All levels of government are being called upon to implement building data disclosure regulations and requirements to help drive down building emissions.
The United Nations says buildings account for nearly one-third of global greenhouse gas emissions. In Vancouver and Toronto, buildings contribute to approximately 50 per cent of each city’s current total emissions, reports the Canada Green Building Council (CaGBC).
“Canada clearly needs to catch up quickly when it comes to benchmarking, reporting, and disclosing data. Access to building performance data has enabled owners in other jurisdictions to make more informed choices about investing in retrofits,” said Thomas Mueller, CEO and president of CaGBC. “Canadian markets require data transparency to drive investment in efficiency programs and create demand for higher-performing buildings.”
The Council has launched an initiative designed to highlight energy benchmarking and data transparency in the Canadian commercial real estate market.
CaGBC, QuadReal, Vancouver, B.C., Triovest Realty Advisors Inc., Toronto, Ont., Concert Properties Ltd., Vancouver, Ont., Colliers International, Toronto, Ont., and the Minto Group, Ottawa, Ont., have come together to call on federal and provincial governments to implement the collection of building performance data.
Energy benchmarking and data transparency programs are already being implemented by owners and operators. The CaGBC launched the Disclosure Challenge back in March 2019. Since then, industry participants have disclosed building information including energy use, GHG emissions, and water use data from over 700 buildings. Energy benchmarking regulations are in effect in Ontario.
“Without government mandates to drive the disclosure of data across the country from buildings of outcomes for their portfolios and to help see the full picture required to achieve the best outcomes for their portfolios and to help Canada reach its emission targets,” reports CaGBC.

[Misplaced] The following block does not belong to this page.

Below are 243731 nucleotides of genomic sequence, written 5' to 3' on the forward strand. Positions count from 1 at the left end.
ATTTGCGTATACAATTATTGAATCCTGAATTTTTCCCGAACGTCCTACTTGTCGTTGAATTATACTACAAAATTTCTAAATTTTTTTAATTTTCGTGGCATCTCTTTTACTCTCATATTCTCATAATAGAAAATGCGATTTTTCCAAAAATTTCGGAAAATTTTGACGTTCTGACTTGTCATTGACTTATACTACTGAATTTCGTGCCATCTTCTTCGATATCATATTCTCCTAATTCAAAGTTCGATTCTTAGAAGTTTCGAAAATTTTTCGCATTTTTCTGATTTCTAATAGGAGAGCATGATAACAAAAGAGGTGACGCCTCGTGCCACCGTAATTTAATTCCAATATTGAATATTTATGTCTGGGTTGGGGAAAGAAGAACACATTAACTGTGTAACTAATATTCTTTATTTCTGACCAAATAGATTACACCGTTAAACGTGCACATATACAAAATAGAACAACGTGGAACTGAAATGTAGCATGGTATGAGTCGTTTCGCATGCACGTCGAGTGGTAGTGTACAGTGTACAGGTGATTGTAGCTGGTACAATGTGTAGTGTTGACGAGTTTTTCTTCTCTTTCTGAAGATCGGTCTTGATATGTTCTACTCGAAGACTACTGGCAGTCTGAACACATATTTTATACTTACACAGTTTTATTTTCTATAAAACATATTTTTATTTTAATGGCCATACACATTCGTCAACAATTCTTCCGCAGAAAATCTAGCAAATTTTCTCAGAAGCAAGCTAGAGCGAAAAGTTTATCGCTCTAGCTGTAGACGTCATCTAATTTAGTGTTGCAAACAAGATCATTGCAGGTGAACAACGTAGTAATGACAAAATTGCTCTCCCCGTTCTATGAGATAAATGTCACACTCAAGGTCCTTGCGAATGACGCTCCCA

The Disclosure Challenge shows that, in comparison with NRCan average site energy-use intensity values, overall participant office buildings performed approximately 10 per cent better than the average office in Canada while participant multi-residential buildings were about even with the average.
The average energy-use intensity for office and multi-residential buildings in the challenge were 286 kWh/m2 and 256 kWh/m2 respectively, and GHG emissions intensity varied across the country and was generally correlated with the electricity supply grid intensity.
“When utility data is not available in a standardized digital format, customers cannot easily access and analyze valuable energy and water consumption information,” said Philippe Bernier, vice president of innovation and sustainability at Triovest Realty Advisors Inc. Until a standard is adopted, individual Canadians, governments and organizations like Triovest will continue to be hampered in their benchmarking initiatives and efficiency pursuits due to the difficulties associated with accessing a digital view on performance.”
For more information, visit the CaGBC website at www.cagbc.org/cagbcdocs/advocacy/Disclosure_Report.pdf.